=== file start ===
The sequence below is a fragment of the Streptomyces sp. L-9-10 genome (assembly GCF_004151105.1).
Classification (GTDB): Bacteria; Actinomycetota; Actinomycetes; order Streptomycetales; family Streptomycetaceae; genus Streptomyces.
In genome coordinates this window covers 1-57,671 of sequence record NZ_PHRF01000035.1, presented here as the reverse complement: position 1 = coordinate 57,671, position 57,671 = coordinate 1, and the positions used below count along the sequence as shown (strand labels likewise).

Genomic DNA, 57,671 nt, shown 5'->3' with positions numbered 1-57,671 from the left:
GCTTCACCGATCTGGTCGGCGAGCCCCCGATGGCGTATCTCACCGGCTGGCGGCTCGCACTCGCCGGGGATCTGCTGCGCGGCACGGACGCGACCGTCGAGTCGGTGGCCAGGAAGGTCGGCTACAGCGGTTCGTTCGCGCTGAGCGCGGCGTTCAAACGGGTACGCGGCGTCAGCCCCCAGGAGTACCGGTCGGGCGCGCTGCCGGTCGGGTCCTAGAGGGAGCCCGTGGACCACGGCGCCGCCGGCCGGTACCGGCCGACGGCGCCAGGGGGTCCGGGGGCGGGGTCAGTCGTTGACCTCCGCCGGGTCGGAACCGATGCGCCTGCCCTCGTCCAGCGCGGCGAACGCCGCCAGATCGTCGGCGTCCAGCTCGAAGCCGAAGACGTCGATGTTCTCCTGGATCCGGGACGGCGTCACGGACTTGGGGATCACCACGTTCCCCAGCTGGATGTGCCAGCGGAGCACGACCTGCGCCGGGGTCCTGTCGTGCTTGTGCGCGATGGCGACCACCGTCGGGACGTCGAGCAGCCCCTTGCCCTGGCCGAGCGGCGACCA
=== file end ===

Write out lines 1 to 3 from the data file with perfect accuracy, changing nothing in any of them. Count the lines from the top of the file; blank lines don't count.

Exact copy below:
The sequence below is a fragment of the Streptomyces sp. L-9-10 genome (assembly GCF_004151105.1).
Classification (GTDB): Bacteria; Actinomycetota; Actinomycetes; order Streptomycetales; family Streptomycetaceae; genus Streptomyces.
In genome coordinates this window covers 1-57,671 of sequence record NZ_PHRF01000035.1, presented here as the reverse complement: position 1 = coordinate 57,671, position 57,671 = coordinate 1, and the positions used below count along the sequence as shown (strand labels likewise).